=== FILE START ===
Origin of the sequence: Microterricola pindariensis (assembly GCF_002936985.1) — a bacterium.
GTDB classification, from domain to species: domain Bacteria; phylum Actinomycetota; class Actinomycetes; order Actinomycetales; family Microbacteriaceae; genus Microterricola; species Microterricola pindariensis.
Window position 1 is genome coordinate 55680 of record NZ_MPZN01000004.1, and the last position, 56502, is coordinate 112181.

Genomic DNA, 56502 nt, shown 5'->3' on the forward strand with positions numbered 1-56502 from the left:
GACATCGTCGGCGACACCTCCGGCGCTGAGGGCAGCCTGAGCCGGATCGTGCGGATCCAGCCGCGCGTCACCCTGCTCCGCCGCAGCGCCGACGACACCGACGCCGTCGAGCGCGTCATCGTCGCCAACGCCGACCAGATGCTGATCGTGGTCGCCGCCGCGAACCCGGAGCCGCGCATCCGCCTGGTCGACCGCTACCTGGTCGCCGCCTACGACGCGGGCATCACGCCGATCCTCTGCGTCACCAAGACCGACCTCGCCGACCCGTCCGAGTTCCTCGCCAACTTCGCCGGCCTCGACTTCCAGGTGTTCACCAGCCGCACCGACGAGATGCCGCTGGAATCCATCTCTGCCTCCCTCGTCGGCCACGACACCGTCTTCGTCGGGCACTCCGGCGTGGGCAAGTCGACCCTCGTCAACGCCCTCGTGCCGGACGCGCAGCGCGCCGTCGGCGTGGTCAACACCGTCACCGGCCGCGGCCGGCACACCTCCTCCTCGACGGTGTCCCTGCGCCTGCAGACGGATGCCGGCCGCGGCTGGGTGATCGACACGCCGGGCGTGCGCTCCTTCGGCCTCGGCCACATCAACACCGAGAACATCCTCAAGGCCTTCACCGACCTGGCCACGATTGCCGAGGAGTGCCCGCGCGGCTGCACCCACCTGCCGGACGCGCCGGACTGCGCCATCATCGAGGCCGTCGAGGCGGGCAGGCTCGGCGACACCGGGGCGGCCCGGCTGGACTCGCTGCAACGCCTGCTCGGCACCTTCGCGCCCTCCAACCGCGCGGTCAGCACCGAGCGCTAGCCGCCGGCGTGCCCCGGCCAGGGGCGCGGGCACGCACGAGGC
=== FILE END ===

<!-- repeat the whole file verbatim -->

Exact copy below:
Origin of the sequence: Microterricola pindariensis (assembly GCF_002936985.1) — a bacterium.
GTDB classification, from domain to species: domain Bacteria; phylum Actinomycetota; class Actinomycetes; order Actinomycetales; family Microbacteriaceae; genus Microterricola; species Microterricola pindariensis.
Window position 1 is genome coordinate 55680 of record NZ_MPZN01000004.1, and the last position, 56502, is coordinate 112181.

Genomic DNA, 56502 nt, shown 5'->3' on the forward strand with positions numbered 1-56502 from the left:
GACATCGTCGGCGACACCTCCGGCGCTGAGGGCAGCCTGAGCCGGATCGTGCGGATCCAGCCGCGCGTCACCCTGCTCCGCCGCAGCGCCGACGACACCGACGCCGTCGAGCGCGTCATCGTCGCCAACGCCGACCAGATGCTGATCGTGGTCGCCGCCGCGAACCCGGAGCCGCGCATCCGCCTGGTCGACCGCTACCTGGTCGCCGCCTACGACGCGGGCATCACGCCGATCCTCTGCGTCACCAAGACCGACCTCGCCGACCCGTCCGAGTTCCTCGCCAACTTCGCCGGCCTCGACTTCCAGGTGTTCACCAGCCGCACCGACGAGATGCCGCTGGAATCCATCTCTGCCTCCCTCGTCGGCCACGACACCGTCTTCGTCGGGCACTCCGGCGTGGGCAAGTCGACCCTCGTCAACGCCCTCGTGCCGGACGCGCAGCGCGCCGTCGGCGTGGTCAACACCGTCACCGGCCGCGGCCGGCACACCTCCTCCTCGACGGTGTCCCTGCGCCTGCAGACGGATGCCGGCCGCGGCTGGGTGATCGACACGCCGGGCGTGCGCTCCTTCGGCCTCGGCCACATCAACACCGAGAACATCCTCAAGGCCTTCACCGACCTGGCCACGATTGCCGAGGAGTGCCCGCGCGGCTGCACCCACCTGCCGGACGCGCCGGACTGCGCCATCATCGAGGCCGTCGAGGCGGGCAGGCTCGGCGACACCGGGGCGGCCCGGCTGGACTCGCTGCAACGCCTGCTCGGCACCTTCGCGCCCTCCAACCGCGCGGTCAGCACCGAGCGCTAGCCGCCGGCGTGCCCCGGCCAGGGGCGCGGGCACGCACGAGGC